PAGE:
A YouTube account was also opened in Brink’s name, which featured an animation titled “Asian gay man being harassed.”

The name change and bullying were first reported by the Washington Post.

Court documents detailing Aldrich’s arrest were sealed at the request of prosecutors. Aldrich was discharged from the hospital and being held at the El Paso County Jail, police said.

More about filming in Colorado Springs

Local and federal authorities have declined to answer questions about why hate crime charges were being considered. District Attorney Michael Allen noted that the murder charge would carry the harshest sentence — life in prison — while crimes of prejudice carry probation. He also said it was important to show the community that crimes motivated by prejudice would not be tolerated.

Aldrich was arrested last year after her mother reported that her child threatened her with a homemade bomb and other weapons. Ringing video obtained by The Associated Press shows Aldrich arriving at her mother’s door on the day of the 2021 bomb threat with a large black bag, telling her the police are nearby and adding: “Here I stand. Today I die.”

Authorities at the time said no explosives were found, but gun control advocates have questioned why police didn’t use Colorado’s “red flag” laws to confiscate the guns Aldrich’s mother claims her child has.

The weekend’s attack took place at a nightclub known as a haven for the LGBTQ community in this mostly conservative city of about 480,000 people about 70 miles (110 kilometers) south of Denver.

A longtime customer of Club Q who was shot in the back and thigh said the club’s reputation made him a target. In a video statement released by UC Health Memorial Hospital, Ed Sanders said he was thinking about what he would do in a mass shooting following the 2016 massacre of 49 people at the Pulse gay nightclub in Orlando, Fla.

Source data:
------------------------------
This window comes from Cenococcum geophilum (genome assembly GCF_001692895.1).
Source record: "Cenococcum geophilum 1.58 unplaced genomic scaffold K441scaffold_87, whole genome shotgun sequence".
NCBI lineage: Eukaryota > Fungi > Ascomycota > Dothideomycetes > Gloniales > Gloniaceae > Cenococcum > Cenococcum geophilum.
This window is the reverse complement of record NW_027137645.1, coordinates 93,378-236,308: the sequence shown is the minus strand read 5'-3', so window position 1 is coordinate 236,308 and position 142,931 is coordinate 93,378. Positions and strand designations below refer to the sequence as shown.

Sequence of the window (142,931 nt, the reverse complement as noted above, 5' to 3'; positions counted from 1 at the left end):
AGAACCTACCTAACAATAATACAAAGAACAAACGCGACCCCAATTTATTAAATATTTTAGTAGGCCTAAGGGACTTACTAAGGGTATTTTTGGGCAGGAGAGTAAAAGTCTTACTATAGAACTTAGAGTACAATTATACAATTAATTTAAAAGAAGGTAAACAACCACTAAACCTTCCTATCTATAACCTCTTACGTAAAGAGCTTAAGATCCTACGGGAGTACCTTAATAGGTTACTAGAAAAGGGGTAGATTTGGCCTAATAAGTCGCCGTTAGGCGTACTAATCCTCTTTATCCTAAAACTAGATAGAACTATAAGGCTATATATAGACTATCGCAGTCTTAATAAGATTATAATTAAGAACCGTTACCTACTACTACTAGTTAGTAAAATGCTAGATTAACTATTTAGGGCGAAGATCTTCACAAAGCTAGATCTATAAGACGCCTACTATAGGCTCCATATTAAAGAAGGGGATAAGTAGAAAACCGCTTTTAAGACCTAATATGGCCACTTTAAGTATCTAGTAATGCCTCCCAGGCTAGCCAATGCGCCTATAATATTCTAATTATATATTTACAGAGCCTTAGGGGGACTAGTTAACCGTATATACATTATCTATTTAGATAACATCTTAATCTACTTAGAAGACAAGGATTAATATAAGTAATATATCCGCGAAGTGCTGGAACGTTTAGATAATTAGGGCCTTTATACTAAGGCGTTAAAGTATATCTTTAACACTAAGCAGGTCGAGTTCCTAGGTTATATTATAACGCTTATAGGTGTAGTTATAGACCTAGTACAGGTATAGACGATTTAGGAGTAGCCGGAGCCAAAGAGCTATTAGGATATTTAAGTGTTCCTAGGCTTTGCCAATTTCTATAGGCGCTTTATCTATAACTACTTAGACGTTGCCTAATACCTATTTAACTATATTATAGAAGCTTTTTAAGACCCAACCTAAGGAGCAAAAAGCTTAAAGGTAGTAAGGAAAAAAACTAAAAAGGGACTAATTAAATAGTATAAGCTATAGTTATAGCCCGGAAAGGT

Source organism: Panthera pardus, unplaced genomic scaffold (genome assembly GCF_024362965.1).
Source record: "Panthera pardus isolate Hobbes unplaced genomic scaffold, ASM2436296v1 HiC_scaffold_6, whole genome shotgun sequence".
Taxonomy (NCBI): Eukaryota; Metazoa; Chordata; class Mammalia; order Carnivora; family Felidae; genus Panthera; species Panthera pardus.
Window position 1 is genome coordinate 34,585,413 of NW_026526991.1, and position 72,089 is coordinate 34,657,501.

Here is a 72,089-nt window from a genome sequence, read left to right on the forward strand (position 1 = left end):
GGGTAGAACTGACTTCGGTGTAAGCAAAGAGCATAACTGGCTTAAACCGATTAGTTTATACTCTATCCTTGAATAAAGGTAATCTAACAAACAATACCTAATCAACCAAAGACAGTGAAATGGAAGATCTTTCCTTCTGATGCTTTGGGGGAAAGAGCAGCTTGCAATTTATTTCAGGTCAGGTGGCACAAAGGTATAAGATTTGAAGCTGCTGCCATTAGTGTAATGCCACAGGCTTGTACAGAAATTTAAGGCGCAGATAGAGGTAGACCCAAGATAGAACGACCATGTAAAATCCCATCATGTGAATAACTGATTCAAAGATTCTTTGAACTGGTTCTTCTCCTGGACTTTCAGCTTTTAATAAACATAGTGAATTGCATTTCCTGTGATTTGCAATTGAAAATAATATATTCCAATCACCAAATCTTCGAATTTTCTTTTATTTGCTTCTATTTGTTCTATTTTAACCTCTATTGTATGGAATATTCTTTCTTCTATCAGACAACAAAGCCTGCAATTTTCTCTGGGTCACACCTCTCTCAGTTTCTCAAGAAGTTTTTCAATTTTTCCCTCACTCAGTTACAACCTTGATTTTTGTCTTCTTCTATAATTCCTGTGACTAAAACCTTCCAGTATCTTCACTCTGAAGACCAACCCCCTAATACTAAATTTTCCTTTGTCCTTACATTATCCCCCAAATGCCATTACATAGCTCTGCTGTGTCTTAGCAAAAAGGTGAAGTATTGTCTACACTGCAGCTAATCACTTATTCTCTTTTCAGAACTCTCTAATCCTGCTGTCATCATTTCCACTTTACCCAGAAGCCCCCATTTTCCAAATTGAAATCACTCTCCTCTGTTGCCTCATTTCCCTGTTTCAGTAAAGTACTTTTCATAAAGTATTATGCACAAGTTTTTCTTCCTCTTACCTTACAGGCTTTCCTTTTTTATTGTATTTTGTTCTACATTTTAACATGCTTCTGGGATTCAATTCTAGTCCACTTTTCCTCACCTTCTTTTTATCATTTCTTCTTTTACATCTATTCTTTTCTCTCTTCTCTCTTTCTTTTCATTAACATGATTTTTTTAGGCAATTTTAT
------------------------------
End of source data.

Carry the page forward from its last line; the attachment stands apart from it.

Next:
“I think this incident underscores the fact that LGBT people need to be loved,” said Sanders, 63. “I want to be resilient. i am a survivor I will not be taken out by a sick person.”

The attack was stopped by two club guests, including Richard Fierro, who told reporters he took a pistol from Aldrich, hit her with it and with the help of another person held her until police arrived.

The victims were Raymond Green Vance, 22, a native of Colorado Springs who was saving money to buy his own apartment; Ashley Paugh, 35, a mother who has helped find homes for foster children; Daniel Aston, 28, who had worked as a bartender and entertainer at the club; Kelly Loving, 40, whose sister described her as “caring and sweet”; and Derrick Rump, 38, another club bartender known for his wit.


Bedayn is a corps member of the Associated Press/Report for America Statehouse News Initiative. Report for America is a nonprofit national service program that brings journalists into local newsrooms to cover undercover topics.


Associated Press reporters Bernard Condon in New York, Colleen Slevin in Denver, Jake Bleiberg in Dallas, Amy Forliti in Minneapolis, Matthew Brown in Billings, Montana, Jill Bleed in Little Rock, Arkansas, Stefanie Dazio in Los Angeles, and news researcher Rhonda Shafner in New York contributed.